The summer after receiving his master’s degree, he returned to work in the office of his dad’s business, but by August he moved to Arkansas to begin work on a master of fine arts degree in creative writing.
“Arkansas would take another four years, and I’d just spent my 20s working my tail off. I’d worked hard both academically and physically, but an MFA in creative writing would make me able to teach, make money and write,” Franklin said. “It was military demanding. If you didn’t do good work, they made you drop out of the program. I had that incredible attention to language because at South, Jim White was so focused on the specificity and clarity of language, but at Arkansas they were all about prose, structure and plot.”
In the same program, he met future wife Beth Ann Fennelly, and they married in 1998. After they completed the program, Fennelly received a fellowship at the University of Wisconsin, and Franklin returned to South as a visiting assistant professor. A year later, he received the Philip Roth Residence in Creative Writing at Bucknell University in Pennsylvania.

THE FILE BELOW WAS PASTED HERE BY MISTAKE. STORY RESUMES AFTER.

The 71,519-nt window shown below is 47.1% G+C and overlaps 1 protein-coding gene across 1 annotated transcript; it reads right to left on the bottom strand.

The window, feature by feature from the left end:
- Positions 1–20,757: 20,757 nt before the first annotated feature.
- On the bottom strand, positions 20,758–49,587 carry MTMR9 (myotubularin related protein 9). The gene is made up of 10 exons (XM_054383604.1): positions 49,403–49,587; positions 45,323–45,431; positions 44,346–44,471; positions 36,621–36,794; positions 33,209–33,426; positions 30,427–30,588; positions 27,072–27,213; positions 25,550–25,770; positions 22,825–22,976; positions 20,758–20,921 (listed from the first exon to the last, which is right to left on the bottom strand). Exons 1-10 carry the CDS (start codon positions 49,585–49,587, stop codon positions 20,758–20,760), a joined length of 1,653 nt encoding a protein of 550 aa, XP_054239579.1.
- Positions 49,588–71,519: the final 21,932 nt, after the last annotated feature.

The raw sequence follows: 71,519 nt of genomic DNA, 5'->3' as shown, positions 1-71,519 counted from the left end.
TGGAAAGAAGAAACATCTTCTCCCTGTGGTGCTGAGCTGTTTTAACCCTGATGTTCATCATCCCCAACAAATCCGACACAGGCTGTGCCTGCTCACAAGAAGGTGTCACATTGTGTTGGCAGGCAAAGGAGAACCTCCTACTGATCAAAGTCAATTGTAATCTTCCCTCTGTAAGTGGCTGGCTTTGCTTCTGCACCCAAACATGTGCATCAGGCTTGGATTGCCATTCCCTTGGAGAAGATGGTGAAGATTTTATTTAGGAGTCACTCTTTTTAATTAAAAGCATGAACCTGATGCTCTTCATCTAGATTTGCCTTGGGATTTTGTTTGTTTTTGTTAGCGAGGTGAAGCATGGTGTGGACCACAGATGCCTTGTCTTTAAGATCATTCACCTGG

In 2001, Franklin became the John Grisham Writer-in-Residence at the University of Mississippi, and the next year Fennelly was hired there as a faculty member. After Franklin spent the following year teaching at Sewanee in Tennessee, he returned to Ole Miss where he is now an associate professor in the MFA program.
“In no way is it hard being married to someone in a related field. Beth Ann and I go to the same events, we like the same people and go to the same conferences,” Franklin said. “It’s also easy if I’m trying to work on something, and I’m on fire. She’ll give me space, or give me counsel, and I do the same for her.”
Until recently, Fennelly was also Franklin’s boss. However, she stepped down as director of the MFA program to resume teaching and to focus more on her writing. Recently, she was named Poet Laureate of Mississippi.
Later this month, the entire family, including two boys and a girl, is heading to Berlin until December. That’s because Franklin is a recipient of a Berlin Prize Fellowship at the American Academy of Berlin. While there, he will work on his next novel.
“We’re all excited about Berlin, and this fellowship is open across the board to all kinds of scholars besides writers,” Franklin said. “I have trouble writing here because there’s so many distractions, and I’ll have time to write there.”
Next March, the USA Visiting Writers Series, sponsored by the Stokes Center for Creative Writing, will bring both Franklin and Fennelly to South to lecture and discuss their writing.
“The campus has grown so much since I was there,” Franklin said. “We’re really looking forward to being there on campus together.”